Each year begins in a fallow phase. We greet the new year from the frozen heart of winter. We stand upon the edge of time looking backward over the past year and forward toward the new. For many, the new year represents a time of contemplation and resolution. Many resolve to break past patterns. Others resolve to begin new habits designed to bring more health, happiness, and longevity. We often gather with friends to celebrate this new opportunity to begin again. Some take the time to contemplate both the past and future, to set goals, and to motivate themselves toward pinnacles left to be obtained.
Winter is historically a time of fallowness that lends itself well to contemplation and planning. Although we no longer live in an agrarian society that focuses on the seasons of plant life, we must all admit to the continued seasonal changes that occur around and within us. With shorter days, we tend to spend more time within our homes with the people nearest and dearest to us, regardless of the work that sustains us. We are all witness to the changes of the seasons that surround us. For some, this is a sobering experience reminding us not only of the changes of the year, but also the changes over the course of a life.
When in the spring of our lives, we focus fully on the future that lies lush before us. When in the summer, we tend to revel in the beauty of life and the potential for the future. As we enter the fall of our lives, the mind turns to regrets, loss, and the pain of change and growth. We see the lessons that life has brought and often seek to alter our paths and share our wisdom. In the winter of our years, we are prone to look back on the successes and failures of our lives. This is a natural process discussed with much more grace by psychologists that study such things.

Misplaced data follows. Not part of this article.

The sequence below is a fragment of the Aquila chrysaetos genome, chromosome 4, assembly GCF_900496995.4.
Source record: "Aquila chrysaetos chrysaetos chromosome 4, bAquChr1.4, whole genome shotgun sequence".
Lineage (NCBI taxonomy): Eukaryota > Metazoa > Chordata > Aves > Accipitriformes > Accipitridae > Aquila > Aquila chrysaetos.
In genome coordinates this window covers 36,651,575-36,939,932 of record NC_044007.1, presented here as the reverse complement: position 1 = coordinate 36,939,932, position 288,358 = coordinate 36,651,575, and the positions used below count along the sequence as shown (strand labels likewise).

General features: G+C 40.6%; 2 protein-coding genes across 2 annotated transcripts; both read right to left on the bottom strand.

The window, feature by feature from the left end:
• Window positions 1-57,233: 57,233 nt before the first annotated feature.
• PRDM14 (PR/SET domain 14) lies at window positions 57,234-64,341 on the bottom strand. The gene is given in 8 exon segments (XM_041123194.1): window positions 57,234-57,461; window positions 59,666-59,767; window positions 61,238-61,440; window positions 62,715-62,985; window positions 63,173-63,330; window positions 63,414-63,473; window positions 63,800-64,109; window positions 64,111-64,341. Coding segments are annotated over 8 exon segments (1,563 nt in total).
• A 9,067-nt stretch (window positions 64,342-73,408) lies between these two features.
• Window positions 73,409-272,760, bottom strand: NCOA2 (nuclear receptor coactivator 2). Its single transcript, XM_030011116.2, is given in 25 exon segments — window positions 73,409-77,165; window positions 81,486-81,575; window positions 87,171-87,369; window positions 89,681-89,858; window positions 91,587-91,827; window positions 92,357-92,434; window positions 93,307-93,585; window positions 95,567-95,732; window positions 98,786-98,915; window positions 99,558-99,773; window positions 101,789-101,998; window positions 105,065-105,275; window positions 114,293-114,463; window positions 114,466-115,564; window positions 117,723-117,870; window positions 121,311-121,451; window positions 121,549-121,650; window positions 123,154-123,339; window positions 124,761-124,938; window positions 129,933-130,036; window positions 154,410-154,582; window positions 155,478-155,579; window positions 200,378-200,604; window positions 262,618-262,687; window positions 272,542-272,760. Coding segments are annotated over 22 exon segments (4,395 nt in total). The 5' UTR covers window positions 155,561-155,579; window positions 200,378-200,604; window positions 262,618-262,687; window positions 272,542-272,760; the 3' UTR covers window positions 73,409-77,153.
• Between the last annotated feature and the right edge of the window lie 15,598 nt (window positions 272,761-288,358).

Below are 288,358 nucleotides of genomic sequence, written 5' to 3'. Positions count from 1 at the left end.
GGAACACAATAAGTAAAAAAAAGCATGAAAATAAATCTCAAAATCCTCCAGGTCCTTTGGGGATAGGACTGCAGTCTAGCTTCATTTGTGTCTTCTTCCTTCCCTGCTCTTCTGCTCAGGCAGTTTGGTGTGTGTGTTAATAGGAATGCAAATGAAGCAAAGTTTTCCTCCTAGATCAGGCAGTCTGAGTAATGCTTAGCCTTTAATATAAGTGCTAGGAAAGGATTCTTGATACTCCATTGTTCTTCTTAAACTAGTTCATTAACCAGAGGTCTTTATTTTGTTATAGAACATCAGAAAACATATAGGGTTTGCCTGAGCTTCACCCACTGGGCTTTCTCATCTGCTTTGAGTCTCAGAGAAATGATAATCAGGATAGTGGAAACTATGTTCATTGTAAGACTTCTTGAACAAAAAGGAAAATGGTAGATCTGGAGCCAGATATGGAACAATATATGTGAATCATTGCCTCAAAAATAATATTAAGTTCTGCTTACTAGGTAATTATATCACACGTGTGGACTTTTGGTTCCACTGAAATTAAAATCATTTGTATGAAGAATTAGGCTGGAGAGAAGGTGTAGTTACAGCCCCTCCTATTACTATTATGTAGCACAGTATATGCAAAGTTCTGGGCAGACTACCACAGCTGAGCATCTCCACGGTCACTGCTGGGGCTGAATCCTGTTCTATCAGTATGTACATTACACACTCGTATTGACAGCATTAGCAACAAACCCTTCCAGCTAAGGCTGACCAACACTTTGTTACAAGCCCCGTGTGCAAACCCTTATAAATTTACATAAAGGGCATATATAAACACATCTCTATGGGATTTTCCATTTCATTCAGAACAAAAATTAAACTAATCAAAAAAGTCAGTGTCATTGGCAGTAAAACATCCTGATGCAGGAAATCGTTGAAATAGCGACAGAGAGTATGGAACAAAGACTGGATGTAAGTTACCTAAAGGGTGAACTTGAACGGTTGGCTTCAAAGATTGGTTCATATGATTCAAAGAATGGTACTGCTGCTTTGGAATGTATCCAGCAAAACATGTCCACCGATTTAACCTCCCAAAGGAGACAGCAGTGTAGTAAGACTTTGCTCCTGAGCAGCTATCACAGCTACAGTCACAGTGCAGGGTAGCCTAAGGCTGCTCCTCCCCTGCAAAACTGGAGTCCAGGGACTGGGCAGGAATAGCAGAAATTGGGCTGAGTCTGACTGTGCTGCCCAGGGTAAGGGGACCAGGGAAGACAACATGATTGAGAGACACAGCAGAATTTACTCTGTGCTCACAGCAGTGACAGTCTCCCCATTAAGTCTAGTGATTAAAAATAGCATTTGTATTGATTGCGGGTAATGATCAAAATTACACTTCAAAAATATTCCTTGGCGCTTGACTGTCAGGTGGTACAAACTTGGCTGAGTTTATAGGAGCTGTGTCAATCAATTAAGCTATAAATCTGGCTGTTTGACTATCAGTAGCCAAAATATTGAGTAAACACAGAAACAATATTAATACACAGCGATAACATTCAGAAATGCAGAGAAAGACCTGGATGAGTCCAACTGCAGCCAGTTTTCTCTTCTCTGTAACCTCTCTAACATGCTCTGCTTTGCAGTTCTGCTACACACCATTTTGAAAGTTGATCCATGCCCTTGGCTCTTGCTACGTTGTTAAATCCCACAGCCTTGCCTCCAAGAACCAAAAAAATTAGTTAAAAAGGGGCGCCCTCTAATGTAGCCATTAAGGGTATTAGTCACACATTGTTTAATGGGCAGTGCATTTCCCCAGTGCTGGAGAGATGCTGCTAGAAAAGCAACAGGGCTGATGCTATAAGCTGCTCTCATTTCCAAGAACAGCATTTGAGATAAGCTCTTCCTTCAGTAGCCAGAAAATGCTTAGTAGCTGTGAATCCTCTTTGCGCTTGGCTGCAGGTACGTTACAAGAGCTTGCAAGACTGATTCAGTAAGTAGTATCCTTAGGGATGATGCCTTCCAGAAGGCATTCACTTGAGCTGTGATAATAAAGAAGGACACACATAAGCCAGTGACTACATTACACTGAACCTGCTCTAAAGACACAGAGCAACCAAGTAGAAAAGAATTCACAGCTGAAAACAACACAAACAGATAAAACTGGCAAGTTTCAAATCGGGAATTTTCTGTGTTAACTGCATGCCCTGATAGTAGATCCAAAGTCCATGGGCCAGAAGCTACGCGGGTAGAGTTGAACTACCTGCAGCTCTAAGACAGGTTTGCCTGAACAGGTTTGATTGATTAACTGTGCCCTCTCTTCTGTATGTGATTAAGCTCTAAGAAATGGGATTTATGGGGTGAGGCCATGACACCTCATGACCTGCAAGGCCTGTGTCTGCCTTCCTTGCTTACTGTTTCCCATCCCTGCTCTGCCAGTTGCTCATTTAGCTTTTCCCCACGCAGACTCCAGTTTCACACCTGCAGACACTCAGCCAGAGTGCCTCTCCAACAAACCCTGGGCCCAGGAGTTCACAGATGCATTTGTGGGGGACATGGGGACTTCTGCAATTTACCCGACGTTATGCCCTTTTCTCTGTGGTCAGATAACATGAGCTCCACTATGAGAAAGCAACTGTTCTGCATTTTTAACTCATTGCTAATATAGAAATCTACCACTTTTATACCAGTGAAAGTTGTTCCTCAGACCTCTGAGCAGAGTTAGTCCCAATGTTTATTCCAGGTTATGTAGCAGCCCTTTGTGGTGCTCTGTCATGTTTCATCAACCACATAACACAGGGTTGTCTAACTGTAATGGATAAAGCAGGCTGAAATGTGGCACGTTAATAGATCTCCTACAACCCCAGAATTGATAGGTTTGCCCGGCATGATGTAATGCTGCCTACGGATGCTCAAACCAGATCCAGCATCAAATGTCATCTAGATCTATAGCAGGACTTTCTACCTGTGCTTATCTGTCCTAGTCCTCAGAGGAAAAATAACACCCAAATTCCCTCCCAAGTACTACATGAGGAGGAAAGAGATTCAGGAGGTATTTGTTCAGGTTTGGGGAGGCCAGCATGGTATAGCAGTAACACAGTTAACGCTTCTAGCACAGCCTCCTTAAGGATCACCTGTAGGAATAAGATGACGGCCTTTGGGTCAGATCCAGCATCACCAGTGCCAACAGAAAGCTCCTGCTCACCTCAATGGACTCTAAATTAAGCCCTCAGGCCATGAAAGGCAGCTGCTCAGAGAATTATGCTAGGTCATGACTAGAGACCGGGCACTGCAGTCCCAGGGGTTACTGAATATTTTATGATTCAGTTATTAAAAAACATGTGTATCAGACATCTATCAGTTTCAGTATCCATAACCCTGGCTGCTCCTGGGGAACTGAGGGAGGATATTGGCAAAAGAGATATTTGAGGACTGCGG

Regardless of the stage of our individual lives, this time of year continues to invite mindfulness and reflection. The new year is an apt time to reflect upon what we want in our lives and to review how we are doing at achieving the things we wish to. The ending of the previous year is a bittersweet reminder that this year, too, will pass and a motivation to make the most of the time that spreads before us.
I often begin the new year by reading a self-improvement of one kind or another. I find winter a wonderful time for reading and inner assessment. I also find that winter is a wonderful time to slow down and practice some self-care. We spend the months leading up to Christmas focused outward upon those we love. We give both physically and emotionally of ourselves.
The new year is a good time to look to ourselves and our needs. It is a good time to care for ourselves physically, spiritually, and emotionally. It is a good time to regroup and prepare for the challenge of a new year. It is a good time to mindfully consider what we want from this span of time before us and to plan accordingly.
Many of us attempt to alter ourselves and our lives in a myriad of ways. This works for some people. Many of us refuse to alter our course. This works for some people. However, as I age, I find that I need to be mindful of change. I no longer set a handful of resolutions that I know won't make it through January. I save my resolutions for changes that have a profound meaning for me. As I have learned through years of failed resolutions, I am only likely to actually keep the resolutions of this weight anyway.